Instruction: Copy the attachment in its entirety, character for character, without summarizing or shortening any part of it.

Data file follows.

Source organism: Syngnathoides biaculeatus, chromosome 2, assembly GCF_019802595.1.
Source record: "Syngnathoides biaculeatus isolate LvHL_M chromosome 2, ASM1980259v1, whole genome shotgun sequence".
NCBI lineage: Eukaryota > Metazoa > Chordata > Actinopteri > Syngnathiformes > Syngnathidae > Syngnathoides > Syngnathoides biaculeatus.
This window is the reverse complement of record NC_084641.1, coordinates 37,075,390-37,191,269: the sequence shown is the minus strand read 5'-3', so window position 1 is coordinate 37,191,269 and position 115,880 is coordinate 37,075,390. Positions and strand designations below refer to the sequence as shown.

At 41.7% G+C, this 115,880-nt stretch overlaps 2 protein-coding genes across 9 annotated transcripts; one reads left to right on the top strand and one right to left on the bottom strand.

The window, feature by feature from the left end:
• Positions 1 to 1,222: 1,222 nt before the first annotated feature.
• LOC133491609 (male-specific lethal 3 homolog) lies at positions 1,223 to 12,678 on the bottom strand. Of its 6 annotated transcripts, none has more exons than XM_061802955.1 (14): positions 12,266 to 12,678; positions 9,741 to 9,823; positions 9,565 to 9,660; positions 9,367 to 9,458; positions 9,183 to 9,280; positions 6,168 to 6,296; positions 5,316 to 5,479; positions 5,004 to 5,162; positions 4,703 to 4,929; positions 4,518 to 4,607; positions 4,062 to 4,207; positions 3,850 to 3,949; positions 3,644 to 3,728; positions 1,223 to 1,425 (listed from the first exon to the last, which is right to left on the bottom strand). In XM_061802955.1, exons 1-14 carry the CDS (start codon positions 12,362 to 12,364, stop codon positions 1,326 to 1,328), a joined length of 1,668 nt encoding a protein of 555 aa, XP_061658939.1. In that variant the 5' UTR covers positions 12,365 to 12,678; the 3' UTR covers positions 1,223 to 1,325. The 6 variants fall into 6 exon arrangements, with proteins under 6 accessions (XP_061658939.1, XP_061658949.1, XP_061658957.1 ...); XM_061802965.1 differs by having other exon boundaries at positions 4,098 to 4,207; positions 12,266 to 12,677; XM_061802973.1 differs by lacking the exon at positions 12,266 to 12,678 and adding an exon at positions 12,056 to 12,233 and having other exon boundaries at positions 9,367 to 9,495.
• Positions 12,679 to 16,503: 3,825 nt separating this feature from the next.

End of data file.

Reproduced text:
Source organism: Syngnathoides biaculeatus, chromosome 2, assembly GCF_019802595.1.
Source record: "Syngnathoides biaculeatus isolate LvHL_M chromosome 2, ASM1980259v1, whole genome shotgun sequence".
NCBI lineage: Eukaryota > Metazoa > Chordata > Actinopteri > Syngnathiformes > Syngnathidae > Syngnathoides > Syngnathoides biaculeatus.
This window is the reverse complement of record NC_084641.1, coordinates 37,075,390-37,191,269: the sequence shown is the minus strand read 5'-3', so window position 1 is coordinate 37,191,269 and position 115,880 is coordinate 37,075,390. Positions and strand designations below refer to the sequence as shown.

At 41.7% G+C, this 115,880-nt stretch overlaps 2 protein-coding genes across 9 annotated transcripts; one reads left to right on the top strand and one right to left on the bottom strand.

The window, feature by feature from the left end:
• Positions 1 to 1,222: 1,222 nt before the first annotated feature.
• LOC133491609 (male-specific lethal 3 homolog) lies at positions 1,223 to 12,678 on the bottom strand. Of its 6 annotated transcripts, none has more exons than XM_061802955.1 (14): positions 12,266 to 12,678; positions 9,741 to 9,823; positions 9,565 to 9,660; positions 9,367 to 9,458; positions 9,183 to 9,280; positions 6,168 to 6,296; positions 5,316 to 5,479; positions 5,004 to 5,162; positions 4,703 to 4,929; positions 4,518 to 4,607; positions 4,062 to 4,207; positions 3,850 to 3,949; positions 3,644 to 3,728; positions 1,223 to 1,425 (listed from the first exon to the last, which is right to left on the bottom strand). In XM_061802955.1, exons 1-14 carry the CDS (start codon positions 12,362 to 12,364, stop codon positions 1,326 to 1,328), a joined length of 1,668 nt encoding a protein of 555 aa, XP_061658939.1. In that variant the 5' UTR covers positions 12,365 to 12,678; the 3' UTR covers positions 1,223 to 1,325. The 6 variants fall into 6 exon arrangements, with proteins under 6 accessions (XP_061658939.1, XP_061658949.1, XP_061658957.1 ...); XM_061802965.1 differs by having other exon boundaries at positions 4,098 to 4,207; positions 12,266 to 12,677; XM_061802973.1 differs by lacking the exon at positions 12,266 to 12,678 and adding an exon at positions 12,056 to 12,233 and having other exon boundaries at positions 9,367 to 9,495.
• Positions 12,679 to 16,503: 3,825 nt separating this feature from the next.